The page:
By: Joy Tan, President of Global Media and Communications, Huawei
Since Huawei began operating in the Middle East in the early 2000s, we have been passionate advocates of ICT innovation. Through our investment in education, promotion of digitalization, and establishment centers for collaborative creation, we have pushed back the boundaries of knowledge. The Middle East has been a partner in these endeavors, providing Huawei with the resources and talent needed to turn our vision of a Better Connected World into reality. This is not surprising, given the Arab world’s rich heritage of trailblazing inventions, dating back millennia. Huawei’s ideals of innovation, openness and perseverance have been cornerstones of the region since the first humans learned to plant crops and write script in Mesopotamia, laying the foundation of human civilization.
Technological progress is an arduous process. Each generation chips away at the infinite block of human ignorance, struggling to uncover a nugget of truth to share with the world. In this laborious way, since the dawn of time people have been building up a vast repository of knowledge. Without first laying the foundation of exploration in basic science, none of today’s technology would be possible. And the Middle East produced one of the fundamental building blocks of modern technology: algebra.
The word algebra comes from ninth-century Persian mathematician Muḥammad ibn Mūsā al-Khwārizmī, who wrote a treatise entitled “Kitab al-Jabr I-Mugabala,” or “The Compendious Book on Calculation by Completion and Balancing.” His revolutionary insights into a mathematics based on numbers rather than shapes (geometry in the Greek tradition) transformed how scholars approached arithmetic and paved the way for modern mathematics. Like most paradigm-shifting discoveries, the idea of basing calculations on numbers seems obvious now. Yet it took the work of a Persian savant to light the path forward for future generations of scientists and mathematicians. Isaac Newton once attributed his visionary insights to “standing on the shoulders of giants.” In the case of mathematics, we are all standing on the shoulders of Muḥammad ibn Mūsā al-Khwārizmī.
The invention of algebra makes a good narrative, especially in a world that celebrates the lone genius. Through textbooks and fiction, we mythologize our Isaac Newtons, our Albert Einsteins, our Thomas Edisons. Yet the reality is that most innovation comes not from a single flash of genius, but as a result of long-term collaboration among experts. Huawei believes that fostering openness and cooperation is key to technological progress. When we pool our knowledge, our collective wisdom produces something greater than the sum of its parts. For this reason, Huawei has nurtured an industry ecosystem in the Middle East that is open, diverse, and dynamic, incorporating external resources and building symbiotic relationships to benefit the whole community through digitalization.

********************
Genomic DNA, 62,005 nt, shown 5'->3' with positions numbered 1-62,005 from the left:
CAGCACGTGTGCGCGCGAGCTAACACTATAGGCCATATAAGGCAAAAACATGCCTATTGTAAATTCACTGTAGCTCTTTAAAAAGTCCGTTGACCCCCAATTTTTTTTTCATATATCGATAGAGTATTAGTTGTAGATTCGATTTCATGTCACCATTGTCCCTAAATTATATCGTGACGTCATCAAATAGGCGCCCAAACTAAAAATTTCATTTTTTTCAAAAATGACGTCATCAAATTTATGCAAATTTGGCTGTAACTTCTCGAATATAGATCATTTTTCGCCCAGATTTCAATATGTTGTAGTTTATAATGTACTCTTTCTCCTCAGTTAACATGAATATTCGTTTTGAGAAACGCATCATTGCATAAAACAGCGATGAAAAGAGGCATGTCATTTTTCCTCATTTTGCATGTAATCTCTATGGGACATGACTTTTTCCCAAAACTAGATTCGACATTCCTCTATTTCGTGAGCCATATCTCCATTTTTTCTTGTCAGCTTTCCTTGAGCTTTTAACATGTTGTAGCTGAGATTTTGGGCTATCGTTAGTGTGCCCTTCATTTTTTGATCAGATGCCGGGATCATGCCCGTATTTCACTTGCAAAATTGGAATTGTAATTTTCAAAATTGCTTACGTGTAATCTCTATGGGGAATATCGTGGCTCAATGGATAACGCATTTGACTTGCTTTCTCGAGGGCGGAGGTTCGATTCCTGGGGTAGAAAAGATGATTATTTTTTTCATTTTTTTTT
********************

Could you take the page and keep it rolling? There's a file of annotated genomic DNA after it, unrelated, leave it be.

This understanding of the need for cooperation among experts is not new in the Arab world. We can trace its roots back to the ninth century, when Fatima Al-Fihri opened the world’s first university in Fez, Morocco. The tireless quest for knowledge is central to the Muslim faith, and Fatima Al-Fihri was a pious woman who wanted to create a center where scholars could share their expertise on matters as diverse as theology, logic, arithmetic, geography, and medicine. The center quickly established itself as a haven of learning and innovation, and its reputation lured scholars from far and wide. Twelve hundred years later, the university is still in operation, a symbol of Arabs’ unwavering dedication to enlarging and widening the world’s pool of wisdom.
Failure is as commendable as success. Heroes aren’t those who avoid failure, but those who extract from it the elements of success. They should be recognized for their work and encouraged to keep exploring. Failures accomplish a valuable task: by eliminating the ideas that flop, they bring us closer to finding those that will succeed.
Abbas ibn Firnas was a ninth-century scientist and inventor reputed to be the first human to fly. He designed a flying machine which he donned before jumping from a cliff. Witnesses said he flew a long way before a hard landing that injured his back. Firnas’s winged apparatus is thought to have inspired Leonardo da Vinci’s later attempts to create flying machines. His failure was a vital step on the path to creating the airplanes of today.
Innovation, openness, perseverance: each is a pillar of exploration. We will keep pushing the boundaries of knowledge, and we are proud to do so with the collaboration of our Arab partners—a people whose heritage is steeped in a culture of innovation.